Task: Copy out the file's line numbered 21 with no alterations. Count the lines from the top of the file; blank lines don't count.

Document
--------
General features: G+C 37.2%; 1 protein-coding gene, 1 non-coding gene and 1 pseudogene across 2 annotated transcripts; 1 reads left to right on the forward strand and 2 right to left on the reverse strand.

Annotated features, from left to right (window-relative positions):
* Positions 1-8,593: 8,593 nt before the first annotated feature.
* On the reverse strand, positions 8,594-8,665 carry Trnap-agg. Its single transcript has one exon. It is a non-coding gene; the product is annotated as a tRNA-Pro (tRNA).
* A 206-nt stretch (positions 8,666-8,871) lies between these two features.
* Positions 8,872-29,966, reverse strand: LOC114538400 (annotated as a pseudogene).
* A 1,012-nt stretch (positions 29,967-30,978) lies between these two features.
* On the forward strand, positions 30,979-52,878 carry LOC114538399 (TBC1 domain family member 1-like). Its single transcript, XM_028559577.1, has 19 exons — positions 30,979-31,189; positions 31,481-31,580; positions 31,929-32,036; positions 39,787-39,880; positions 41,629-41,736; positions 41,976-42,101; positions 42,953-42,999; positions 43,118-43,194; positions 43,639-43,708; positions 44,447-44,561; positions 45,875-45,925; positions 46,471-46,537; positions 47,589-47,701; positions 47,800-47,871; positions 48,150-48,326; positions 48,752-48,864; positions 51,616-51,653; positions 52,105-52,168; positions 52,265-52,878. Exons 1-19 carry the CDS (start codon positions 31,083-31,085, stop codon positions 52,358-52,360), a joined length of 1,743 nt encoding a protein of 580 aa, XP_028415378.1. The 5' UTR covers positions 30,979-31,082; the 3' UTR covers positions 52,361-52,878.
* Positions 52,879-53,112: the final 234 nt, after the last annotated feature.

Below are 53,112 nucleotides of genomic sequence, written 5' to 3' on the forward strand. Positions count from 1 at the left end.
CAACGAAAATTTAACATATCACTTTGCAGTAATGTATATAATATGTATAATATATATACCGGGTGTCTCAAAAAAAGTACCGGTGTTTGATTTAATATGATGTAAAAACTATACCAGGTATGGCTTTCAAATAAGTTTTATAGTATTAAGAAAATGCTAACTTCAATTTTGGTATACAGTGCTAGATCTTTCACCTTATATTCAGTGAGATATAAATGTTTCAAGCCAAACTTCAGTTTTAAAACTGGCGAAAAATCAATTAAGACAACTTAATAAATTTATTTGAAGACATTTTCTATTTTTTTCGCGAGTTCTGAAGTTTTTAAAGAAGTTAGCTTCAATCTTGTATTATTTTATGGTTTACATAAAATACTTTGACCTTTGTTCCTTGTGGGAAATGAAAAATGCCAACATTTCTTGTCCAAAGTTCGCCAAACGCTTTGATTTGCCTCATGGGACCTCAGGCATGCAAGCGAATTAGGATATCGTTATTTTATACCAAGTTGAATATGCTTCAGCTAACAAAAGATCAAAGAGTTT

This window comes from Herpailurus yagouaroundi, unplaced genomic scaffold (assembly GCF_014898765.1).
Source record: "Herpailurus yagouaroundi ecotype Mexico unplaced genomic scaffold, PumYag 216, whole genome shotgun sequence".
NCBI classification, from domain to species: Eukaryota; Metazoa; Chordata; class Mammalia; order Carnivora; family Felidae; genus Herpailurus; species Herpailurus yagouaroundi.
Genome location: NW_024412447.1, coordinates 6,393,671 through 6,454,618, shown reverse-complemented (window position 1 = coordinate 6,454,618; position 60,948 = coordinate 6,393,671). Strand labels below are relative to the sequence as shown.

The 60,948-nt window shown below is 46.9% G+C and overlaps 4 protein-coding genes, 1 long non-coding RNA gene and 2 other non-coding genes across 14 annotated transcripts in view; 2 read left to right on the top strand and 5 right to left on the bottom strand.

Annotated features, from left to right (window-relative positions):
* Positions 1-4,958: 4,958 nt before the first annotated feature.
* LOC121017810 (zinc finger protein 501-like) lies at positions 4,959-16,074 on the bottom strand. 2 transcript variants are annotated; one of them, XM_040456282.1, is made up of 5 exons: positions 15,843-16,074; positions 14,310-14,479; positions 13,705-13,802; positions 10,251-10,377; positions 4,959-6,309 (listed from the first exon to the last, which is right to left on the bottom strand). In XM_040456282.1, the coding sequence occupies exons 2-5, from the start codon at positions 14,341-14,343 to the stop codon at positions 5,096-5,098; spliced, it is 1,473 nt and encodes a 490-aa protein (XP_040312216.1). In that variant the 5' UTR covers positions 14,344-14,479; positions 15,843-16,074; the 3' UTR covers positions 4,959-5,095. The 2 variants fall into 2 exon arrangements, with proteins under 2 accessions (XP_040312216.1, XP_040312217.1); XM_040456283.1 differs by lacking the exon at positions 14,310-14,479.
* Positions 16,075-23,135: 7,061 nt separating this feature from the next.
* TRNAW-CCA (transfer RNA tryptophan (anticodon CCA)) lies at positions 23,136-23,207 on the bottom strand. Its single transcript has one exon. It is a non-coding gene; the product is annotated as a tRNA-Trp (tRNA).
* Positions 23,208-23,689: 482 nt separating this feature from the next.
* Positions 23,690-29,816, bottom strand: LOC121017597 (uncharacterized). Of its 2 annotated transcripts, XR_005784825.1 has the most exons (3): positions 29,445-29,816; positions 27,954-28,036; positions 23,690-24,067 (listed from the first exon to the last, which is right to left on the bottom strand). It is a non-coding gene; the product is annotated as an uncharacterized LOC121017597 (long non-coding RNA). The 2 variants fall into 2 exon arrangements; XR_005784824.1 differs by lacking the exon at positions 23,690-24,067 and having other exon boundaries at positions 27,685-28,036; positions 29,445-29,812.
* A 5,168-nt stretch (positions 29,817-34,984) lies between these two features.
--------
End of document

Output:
* TRNAW-CCA (transfer RNA tryptophan (anticodon CCA)) lies at positions 23,136-23,207 on the bottom strand. Its single transcript has one exon. It is a non-coding gene; the product is annotated as a tRNA-Trp (tRNA).